Part of the Mushamush Watershed. Essentially, hydrology
is the branch of science concerned with the properties of the earth's water, especially its movement in relation to land. Hydrology subdivides into surface water hydrology, groundwater hydrology (sometimes named hydrogeology), and marine hydrology. Meteorology and Oceanography both involve water but are excluded from this umbrella because there are other elements and other important studies within these fields. Again this science has graphic aspects, hence hydrography, illustrating and writing about the science of hydros, the Greek word for "water".
This provincially sponsored map shows that there is a lot of fresh water in Nova Scotian lakes and rivers, but it does not do justice to their intrusion on the land. Overflight in an aircraft shows our homeland as insular areas seeming afloat on the surrounding bodies of salt water. NASA satellite images are to distant to see this effect and most aerial photos are to close.
It is odd that this new atlas features a political/topographic map as a lead illustration. Hydrology does, I suppose, begin in the higher lands, since watercourses flow from there into the lower lands. There is no commission in place to define watercourses, but Jay Elson thinks that, "Generally, the difference is size: you can step over a brook, jump over a creek, wade across a stream, and swim across a river. But the distinction between them (especially creek and stream) is somewhat hazy, and depends on who named them and when they were named. A run (such as Bull Run in Virginia) is a "small stream". Streams and rivers named kill (from the Middle Dutch word kille) occur frequently in New York (and occasionally in nearby states), and were most likely named by the Dutch. Some of these have had "creek" or "river" added to them later (Catskill Creek, Fishkill River)."
This portion of a map illustrating the "Nova Scotia Biosphere" does not include much of Lunenburg County (lower grey area), but it does indicate the large number of rivers and lakes in the south west. Note that they are more extensive in the Southern Uplands and inland from the Atlantic Coast than on the Fundy surround. Kejimkujik National Park (dark green area) is central to some of the largest lakes in the area. The largest regional lake, immediately south of the Park, is Lake Rossignol.
Waterways are agents in of topography because of their erosive effects on the landscape and their ability to transport materials over long distances. If this goes on long enough sediments are ultimately dumped into estuaries. While hills persist streams in the immediate vicinity are youthful in their appearance and energy levels, and create straight deep channels in soil and rock. Where the ground levels off, the numerous waterfalls and rapids of the upper courses mature into bent, slower-moving bodies of water. The down-cutting which a river performs is directly related to the gradient or slope of the land, the more the merrier. Two of the longest rivers in this map area are the Mersey, which reaches the Atlantic at Liverpool and the La Have, at Riverport, In terms of length, width and water volume, neither of the Mahone Bay "rivers" comes close.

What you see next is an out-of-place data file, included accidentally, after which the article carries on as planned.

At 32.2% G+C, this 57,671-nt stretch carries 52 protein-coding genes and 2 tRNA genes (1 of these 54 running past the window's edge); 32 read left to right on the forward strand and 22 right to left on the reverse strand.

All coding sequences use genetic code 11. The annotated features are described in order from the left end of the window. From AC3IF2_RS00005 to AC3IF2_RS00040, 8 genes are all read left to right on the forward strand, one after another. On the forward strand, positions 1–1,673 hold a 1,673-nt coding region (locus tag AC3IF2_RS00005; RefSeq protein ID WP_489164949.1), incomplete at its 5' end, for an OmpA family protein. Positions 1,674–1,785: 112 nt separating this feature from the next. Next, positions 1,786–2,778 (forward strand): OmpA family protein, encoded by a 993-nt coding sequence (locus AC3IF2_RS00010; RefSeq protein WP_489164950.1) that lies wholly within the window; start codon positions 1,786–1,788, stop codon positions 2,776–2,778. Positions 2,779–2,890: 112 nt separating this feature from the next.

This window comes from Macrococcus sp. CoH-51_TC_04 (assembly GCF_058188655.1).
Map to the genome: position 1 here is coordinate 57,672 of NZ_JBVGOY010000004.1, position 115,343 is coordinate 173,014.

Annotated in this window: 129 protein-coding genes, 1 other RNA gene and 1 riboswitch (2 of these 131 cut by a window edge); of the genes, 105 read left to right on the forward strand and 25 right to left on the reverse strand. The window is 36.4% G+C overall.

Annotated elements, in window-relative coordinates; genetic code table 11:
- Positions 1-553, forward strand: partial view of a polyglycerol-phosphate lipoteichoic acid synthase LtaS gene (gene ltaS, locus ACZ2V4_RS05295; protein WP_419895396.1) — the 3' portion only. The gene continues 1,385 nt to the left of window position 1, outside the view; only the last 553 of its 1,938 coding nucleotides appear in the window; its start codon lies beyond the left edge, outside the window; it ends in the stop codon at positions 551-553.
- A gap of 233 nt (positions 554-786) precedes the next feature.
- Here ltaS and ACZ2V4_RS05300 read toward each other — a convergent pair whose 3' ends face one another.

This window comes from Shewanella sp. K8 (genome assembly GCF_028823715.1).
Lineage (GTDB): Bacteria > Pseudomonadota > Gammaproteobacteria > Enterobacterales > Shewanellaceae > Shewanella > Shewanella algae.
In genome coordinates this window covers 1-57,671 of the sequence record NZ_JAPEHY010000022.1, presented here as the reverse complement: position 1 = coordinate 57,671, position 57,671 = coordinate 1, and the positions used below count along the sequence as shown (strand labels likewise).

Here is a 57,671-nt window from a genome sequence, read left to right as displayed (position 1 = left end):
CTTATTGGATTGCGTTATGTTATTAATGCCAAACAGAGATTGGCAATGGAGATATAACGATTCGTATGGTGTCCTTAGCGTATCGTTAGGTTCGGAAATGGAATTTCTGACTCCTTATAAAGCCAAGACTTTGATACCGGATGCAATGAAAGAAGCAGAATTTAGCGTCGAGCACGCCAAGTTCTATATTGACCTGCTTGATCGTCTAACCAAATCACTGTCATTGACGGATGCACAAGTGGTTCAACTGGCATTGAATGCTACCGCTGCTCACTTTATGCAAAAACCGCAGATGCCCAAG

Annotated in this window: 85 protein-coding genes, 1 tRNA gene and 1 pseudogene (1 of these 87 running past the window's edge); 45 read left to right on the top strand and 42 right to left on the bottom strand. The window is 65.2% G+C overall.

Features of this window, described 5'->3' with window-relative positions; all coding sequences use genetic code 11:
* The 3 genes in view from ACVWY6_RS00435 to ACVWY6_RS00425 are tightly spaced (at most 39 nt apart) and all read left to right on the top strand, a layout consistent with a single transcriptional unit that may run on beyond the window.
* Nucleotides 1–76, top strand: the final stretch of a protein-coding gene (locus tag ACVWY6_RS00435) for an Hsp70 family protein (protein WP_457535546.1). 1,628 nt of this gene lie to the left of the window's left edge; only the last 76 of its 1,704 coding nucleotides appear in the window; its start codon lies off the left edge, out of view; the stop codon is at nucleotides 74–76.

While the coastline terminates at tidal estuaries like those at the mouths of these two watercourses, all the real action within a river drainage system commences far inland. The drainage system includes the main river and all its upland tributaries. A watershed is an area of land that drains all rainfall from local watercourses into a common outlet such as a reservoir or the mouth of a bay. The word watershed is sometimes used interchangeably with drainage basin or catchment. Ridges and hills that separate two or more watersheds are called the drainage divides. That "Great Ridge" is the source of many wet spots on the northern side of Mahone Harbour.
From the aforementioned Atlas: The watershed consists of surface water collected in lakes, streams, reservoirs, and wetlands, as well as all underlying ground water. Larger watersheds contain many smaller watersheds. All of the land that drains water to an outflow point is the watershed for that location, so there can be mini watersheds in these larger units. Watersheds are important throughout the region because the stream flow and the water quality of a river are affected by "happenings" in the higher uplands. This map is colourful but it is hard to locate the Mushamush River Watershed (#42).
In the interest of humility, the Mushamush River Watershed is seen here (coloured orange) for comparison with those in other parts of Nova Scotia. Watersheds do not recognize political boundaries.
Speaking of which, we have this Super Watershed. Most of southern Nova Scotia is excluded from this club since its major rivers drain into the Atlantic Ocean.
Several watersheds, which are mostly seated in Lunenburg County are illustrated in that watershed atlas. These are Petite Riviere (45), La Have Primary (29), La Have Residual (30), Gold River (22),Gold River Residual (23), Marsh Brook (33) emptying at Lunenburg New Town; Martins River (34) and Mushamush River (42). "Residuals" was a term invented because most Nova Scotian watersheds are larger in hydrological impact than the scientific definition of a "Primary Watershed" demands. It's semantics! The larger contributor is now thought of as the "Major Watershed."